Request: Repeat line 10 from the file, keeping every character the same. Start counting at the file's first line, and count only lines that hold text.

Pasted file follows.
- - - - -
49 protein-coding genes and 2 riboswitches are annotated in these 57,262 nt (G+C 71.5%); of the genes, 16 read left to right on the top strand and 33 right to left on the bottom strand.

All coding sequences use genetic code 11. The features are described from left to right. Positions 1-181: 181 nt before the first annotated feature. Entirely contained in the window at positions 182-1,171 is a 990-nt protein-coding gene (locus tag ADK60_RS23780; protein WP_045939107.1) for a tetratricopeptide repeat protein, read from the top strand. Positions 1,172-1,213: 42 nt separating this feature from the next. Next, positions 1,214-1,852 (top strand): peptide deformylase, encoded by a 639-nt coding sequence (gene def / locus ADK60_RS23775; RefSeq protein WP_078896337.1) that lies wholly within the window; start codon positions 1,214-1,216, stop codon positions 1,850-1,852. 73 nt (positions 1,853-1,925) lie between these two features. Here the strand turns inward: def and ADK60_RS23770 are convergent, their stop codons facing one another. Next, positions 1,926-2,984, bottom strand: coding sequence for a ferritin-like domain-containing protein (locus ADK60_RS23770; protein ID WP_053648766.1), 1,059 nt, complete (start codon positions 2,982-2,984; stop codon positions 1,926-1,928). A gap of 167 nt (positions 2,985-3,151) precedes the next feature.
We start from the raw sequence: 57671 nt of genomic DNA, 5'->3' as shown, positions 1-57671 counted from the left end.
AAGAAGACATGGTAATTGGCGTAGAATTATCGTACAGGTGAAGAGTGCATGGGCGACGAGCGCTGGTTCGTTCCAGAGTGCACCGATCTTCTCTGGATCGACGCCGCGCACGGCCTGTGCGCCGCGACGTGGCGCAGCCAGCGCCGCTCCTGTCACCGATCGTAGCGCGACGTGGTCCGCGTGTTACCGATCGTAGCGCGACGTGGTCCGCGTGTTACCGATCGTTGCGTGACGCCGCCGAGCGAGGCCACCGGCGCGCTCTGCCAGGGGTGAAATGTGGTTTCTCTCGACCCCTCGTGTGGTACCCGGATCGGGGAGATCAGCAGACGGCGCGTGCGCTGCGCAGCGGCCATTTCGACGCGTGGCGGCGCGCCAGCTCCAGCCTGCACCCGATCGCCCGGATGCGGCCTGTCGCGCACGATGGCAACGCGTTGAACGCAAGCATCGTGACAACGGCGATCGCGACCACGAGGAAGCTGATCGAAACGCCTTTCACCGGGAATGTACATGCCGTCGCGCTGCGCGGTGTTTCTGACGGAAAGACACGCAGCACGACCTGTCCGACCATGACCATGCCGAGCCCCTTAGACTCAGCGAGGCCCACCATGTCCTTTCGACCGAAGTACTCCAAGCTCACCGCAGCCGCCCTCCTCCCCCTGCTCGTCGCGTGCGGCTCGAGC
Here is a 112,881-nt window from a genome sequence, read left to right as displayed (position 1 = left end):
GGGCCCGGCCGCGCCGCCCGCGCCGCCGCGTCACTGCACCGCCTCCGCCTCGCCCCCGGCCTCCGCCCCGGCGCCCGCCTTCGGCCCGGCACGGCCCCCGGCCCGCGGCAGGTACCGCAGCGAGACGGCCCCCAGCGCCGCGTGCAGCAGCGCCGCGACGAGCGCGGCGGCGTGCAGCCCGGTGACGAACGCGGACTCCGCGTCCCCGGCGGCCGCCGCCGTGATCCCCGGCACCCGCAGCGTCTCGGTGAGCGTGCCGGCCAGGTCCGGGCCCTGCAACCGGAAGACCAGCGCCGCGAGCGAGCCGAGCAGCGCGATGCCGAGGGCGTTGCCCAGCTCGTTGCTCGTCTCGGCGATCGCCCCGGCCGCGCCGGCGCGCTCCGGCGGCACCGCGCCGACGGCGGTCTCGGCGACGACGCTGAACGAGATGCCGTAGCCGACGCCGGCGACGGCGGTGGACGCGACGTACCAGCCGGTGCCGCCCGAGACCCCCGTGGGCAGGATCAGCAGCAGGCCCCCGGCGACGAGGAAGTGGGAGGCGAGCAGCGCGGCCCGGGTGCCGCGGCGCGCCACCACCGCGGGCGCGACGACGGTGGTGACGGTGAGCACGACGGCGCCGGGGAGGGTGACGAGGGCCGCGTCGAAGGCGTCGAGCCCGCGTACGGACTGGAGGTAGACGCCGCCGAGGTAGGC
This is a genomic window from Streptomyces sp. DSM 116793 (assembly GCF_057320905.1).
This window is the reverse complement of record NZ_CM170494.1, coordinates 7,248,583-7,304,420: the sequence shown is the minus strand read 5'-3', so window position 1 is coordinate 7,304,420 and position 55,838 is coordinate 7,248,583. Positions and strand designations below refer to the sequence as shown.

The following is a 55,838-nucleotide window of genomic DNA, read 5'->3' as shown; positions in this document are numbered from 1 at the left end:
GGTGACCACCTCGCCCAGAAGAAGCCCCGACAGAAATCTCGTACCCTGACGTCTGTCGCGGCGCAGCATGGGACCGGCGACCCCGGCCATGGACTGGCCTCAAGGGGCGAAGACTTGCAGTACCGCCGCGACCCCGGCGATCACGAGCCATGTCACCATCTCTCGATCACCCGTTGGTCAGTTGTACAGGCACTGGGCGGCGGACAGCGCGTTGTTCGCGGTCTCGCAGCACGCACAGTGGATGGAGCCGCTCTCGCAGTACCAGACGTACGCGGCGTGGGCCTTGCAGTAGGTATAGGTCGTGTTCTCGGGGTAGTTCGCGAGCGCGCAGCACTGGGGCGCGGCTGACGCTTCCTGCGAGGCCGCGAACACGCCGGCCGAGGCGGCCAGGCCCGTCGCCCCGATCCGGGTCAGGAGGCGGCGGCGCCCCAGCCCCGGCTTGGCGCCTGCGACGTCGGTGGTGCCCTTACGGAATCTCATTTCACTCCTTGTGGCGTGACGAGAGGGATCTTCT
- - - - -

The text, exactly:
GGTGACCACCTCGCCCAGAAGAAGCCCCGACAGAAATCTCGTACCCTGACGTCTGTCGCGGCGCAGCATGGGACCGGCGACCCCGGCCATGGACTGGCCTCAAGGGGCGAAGACTTGCAGTACCGCCGCGACCCCGGCGATCACGAGCCATGTCACCATCTCTCGATCACCCGTTGGTCAGTTGTACAGGCACTGGGCGGCGGACAGCGCGTTGTTCGCGGTCTCGCAGCACGCACAGTGGATGGAGCCGCTCTCGCAGTACCAGACGTACGCGGCGTGGGCCTTGCAGTAGGTATAGGTCGTGTTCTCGGGGTAGTTCGCGAGCGCGCAGCACTGGGGCGCGGCTGACGCTTCCTGCGAGGCCGCGAACACGCCGGCCGAGGCGGCCAGGCCCGTCGCCCCGATCCGGGTCAGGAGGCGGCGGCGCCCCAGCCCCGGCTTGGCGCCTGCGACGTCGGTGGTGCCCTTACGGAATCTCATTTCACTCCTTGTGGCGTGACGAGAGGGATCTTCT